infp

INFP relationships

INFPs are dreamy idealists, and in the pursuit of the perfect relationship, this quality shows strongest. Never short on imagination, INFPs dream of the perfect relationship, forming an image of this pedestalled ideal that is their soul mate, playing and replaying scenarios in their heads of how things will be. This is a role that no person can hope to fill, and people with the INFP personality type need to recognize that nobody's perfect, and that relationships don't just magically fall into place - they take compromise, understanding and effort.

Love All, Trust a Few, Do Wrong to None

INFP relationshipsFortunately these are qualities that INFPs are known for, and while it can be a challenge to separate long-fostered fantasy from reality, INFPs' tendency to focus their attention on just a few people in their lives means that they will approach new relationships wholeheartedly, with a sense of inherent value, dedication and trust.

INFPs share a sincere belief in the idea of relationships - that two people can come together and make each other better and happier than they were alone, and they will take great efforts to show support and affection in order to make this ideal a reality.

But INFPs aren't necessarily in a rush to commit - they are, after all, Prospecting (P) types, and are almost always looking to either establish a new relationship or improve an existing one - they need to be sure they've found someone compatible. In dating, INFPs will often start with a flurry of comparisons, exploring all the ways the current flame matches with the ideal they've imagined. This progression can be a challenge for a new partner, as not everyone is able to keep up with INFPs' rich imagination and moral standards - if incompatibilities and conflict over this initial rush mount, the relationship can end quickly, with INFPs likely sighing that "it wasn't meant to be."

As a relationship takes hold, people with the INFP personality type will show themselves to be passionate, hopeless romantics, while still respecting their partners' independence. INFPs take the time to understand those they care about, while at the same time helping them to learn, grow and change. While INFPs are well-meaning, not everyone appreciates what can come across as constantly being told that they need to improve - or, put another way, that they're not good enough. INFPs would be aghast to find that their intents were interpreted this way, but it's a real risk, and if their partner is as averse to conflict as INFPs themselves, it can boil under the surface for some time before surfacing, too late to fix.

Better Three Hours Too Soon Than a Minute Too Late

This aversion to conflict, while contributing greatly to stability in the relationship when done right, is probably the most urgent quality for INFPs to work on. Between their sensitivity and imagination, INFPs are prone to internalizing even objective statements and facts, reading into them themes and exaggerated consequences, sometimes responding as though these comments are metaphors designed to threaten the very foundations of their principles. Naturally this is almost certainly an overreaction, and INFPs should practice what they preach, and focus on improving their ability to respond to criticism with calm objectivity, rather than irrational accusations and weaponized guilt.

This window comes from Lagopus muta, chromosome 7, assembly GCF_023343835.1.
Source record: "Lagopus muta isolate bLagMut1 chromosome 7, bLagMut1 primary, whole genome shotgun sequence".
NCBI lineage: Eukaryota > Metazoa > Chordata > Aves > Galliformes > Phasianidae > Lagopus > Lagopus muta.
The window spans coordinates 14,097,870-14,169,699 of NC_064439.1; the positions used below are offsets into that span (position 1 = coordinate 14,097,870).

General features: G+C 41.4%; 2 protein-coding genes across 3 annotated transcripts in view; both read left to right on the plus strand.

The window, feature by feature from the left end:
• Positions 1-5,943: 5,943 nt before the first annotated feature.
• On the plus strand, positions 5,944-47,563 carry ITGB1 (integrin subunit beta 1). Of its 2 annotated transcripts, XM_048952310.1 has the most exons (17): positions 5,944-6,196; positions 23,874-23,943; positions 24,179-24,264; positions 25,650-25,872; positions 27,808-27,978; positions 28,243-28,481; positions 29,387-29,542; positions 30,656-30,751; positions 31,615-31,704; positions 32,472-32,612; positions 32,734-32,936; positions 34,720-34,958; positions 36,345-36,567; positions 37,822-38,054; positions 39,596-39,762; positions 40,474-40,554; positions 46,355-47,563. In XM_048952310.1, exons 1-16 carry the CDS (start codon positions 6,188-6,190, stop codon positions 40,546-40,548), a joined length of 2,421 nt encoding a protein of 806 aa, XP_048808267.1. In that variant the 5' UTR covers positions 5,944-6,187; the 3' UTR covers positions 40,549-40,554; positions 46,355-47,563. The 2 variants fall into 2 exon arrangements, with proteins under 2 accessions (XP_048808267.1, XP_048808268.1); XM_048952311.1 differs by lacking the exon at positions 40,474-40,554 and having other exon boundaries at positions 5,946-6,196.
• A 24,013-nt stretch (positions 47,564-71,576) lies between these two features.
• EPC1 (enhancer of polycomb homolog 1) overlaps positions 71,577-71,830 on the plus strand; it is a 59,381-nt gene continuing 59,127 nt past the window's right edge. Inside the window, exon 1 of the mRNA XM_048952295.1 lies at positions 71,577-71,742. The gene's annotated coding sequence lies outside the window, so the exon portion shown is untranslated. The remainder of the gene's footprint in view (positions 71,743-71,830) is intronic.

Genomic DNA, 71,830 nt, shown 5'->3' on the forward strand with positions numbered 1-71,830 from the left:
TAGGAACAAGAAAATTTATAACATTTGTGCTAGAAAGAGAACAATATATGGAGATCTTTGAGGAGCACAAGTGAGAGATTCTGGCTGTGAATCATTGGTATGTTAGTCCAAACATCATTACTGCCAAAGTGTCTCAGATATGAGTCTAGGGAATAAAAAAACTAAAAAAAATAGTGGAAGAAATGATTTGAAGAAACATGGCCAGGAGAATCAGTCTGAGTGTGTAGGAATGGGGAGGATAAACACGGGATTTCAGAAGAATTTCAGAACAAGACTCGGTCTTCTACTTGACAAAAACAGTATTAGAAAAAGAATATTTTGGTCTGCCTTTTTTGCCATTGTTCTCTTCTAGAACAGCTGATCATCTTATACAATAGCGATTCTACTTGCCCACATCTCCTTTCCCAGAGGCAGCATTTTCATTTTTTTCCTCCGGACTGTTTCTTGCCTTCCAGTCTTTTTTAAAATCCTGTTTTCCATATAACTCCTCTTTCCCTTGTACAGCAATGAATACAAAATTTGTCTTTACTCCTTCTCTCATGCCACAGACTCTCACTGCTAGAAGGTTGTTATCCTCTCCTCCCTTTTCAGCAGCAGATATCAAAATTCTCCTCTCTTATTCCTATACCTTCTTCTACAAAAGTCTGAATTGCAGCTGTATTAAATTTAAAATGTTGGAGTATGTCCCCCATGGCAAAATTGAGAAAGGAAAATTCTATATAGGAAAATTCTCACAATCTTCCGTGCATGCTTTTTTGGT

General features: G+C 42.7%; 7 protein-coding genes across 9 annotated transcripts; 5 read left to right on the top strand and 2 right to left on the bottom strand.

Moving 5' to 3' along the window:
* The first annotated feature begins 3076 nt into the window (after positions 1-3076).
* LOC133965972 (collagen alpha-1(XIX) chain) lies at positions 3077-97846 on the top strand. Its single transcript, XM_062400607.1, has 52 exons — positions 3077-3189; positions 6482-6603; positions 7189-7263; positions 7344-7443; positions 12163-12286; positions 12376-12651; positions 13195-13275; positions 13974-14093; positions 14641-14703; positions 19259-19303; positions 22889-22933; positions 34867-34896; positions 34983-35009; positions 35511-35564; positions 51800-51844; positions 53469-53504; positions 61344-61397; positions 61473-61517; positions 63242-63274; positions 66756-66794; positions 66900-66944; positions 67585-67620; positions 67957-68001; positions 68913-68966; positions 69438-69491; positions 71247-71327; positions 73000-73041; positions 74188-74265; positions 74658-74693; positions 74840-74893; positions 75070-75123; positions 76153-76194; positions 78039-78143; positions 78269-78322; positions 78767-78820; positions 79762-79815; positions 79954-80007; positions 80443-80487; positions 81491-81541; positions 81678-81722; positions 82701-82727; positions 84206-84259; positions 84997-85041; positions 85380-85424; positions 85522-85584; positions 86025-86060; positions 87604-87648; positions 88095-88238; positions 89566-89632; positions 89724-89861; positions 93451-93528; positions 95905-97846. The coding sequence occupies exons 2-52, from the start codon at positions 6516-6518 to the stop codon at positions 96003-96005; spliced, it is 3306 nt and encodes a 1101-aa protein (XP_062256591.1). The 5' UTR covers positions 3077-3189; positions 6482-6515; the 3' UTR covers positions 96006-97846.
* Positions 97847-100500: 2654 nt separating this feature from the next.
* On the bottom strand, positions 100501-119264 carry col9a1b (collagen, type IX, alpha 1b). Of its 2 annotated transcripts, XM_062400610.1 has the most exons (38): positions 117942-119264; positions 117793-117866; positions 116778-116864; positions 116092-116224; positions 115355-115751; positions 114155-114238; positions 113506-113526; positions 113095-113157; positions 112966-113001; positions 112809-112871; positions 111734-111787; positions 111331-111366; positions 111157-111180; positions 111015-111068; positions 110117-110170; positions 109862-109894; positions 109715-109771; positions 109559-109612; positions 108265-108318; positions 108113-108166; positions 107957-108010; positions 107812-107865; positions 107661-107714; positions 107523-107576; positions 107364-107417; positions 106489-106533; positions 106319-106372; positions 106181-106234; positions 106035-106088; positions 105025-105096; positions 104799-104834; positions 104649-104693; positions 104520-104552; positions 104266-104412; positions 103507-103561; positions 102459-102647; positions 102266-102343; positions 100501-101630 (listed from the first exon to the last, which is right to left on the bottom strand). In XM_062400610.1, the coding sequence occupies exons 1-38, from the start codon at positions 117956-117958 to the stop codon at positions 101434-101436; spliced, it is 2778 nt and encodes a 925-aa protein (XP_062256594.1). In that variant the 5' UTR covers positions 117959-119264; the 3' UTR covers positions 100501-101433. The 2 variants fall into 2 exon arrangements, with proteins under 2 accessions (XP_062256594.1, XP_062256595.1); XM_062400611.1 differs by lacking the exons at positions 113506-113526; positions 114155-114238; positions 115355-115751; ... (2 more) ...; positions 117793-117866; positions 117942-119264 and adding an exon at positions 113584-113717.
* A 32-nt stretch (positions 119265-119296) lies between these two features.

But that's at their uncommon worst - at their best, INFPs do everything they can to be the ideal partner, staying true to themselves and encouraging their partners to do the same. INFPs take their time in becoming physically intimate so that they can get to know their partners, using their creativity to understand their wants and needs, and adapt to them. People with this personality type are generous in their affection, with a clear preference for putting the pleasure of their partners first - it is in knowing that their partners are satisfied that INFPs truly feel the most pleasure.

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Katie Johnson
0
Sep 29, 2014 17:19:28
Nice!
Kelsey
0
Sep 28, 2014 18:33:42
ENFJ girl here, looking for an INFP. Dang, you guys sound amazing. Where are you? ☺
Ethan
0
Sep 26, 2014 07:26:11
Huh..this is eerie for me. I'm 18, never been in a relationship and I'm a senior in high school. And I do fantasize about relationships a lot...and I'm not even sure why like, I KNOW I don't need someone to make me happy. And being single rarely puts a damper on my mood; I'm generally pretty happy/optimistic. Yet my mind always wanders and it really confuses me. Glad to know that I'm not desperate or weird, persay. Just a hopeless romantic does anyone else have this problem? And does anyone have trouble making/maintaining friendships? I don't tend to keep most friends very long..and its mostly, if not all my fault.
Ceol
0
Sep 25, 2014 20:15:39
I was doubtful at first about this, and unsure whether I truly fit into any personality type, but when I got to this section, I knew exactly where I belong. But I'm also a little disappointed, I get that it's a pretty special thing to be, but my dream has always been for me to become an outgoing person who can make a big difference, everyone does I guess, and it kindof hurts. Is this also a trait of being an INFP?
Elizabeth
0
Sep 16, 2014 04:05:25
INFP/Pisces. Mercy, mercy!!
Anonymous
0
Sep 24, 2014 20:32:24
Same Here!!!
Sherissa
0
Sep 27, 2014 14:07:25
Me too!!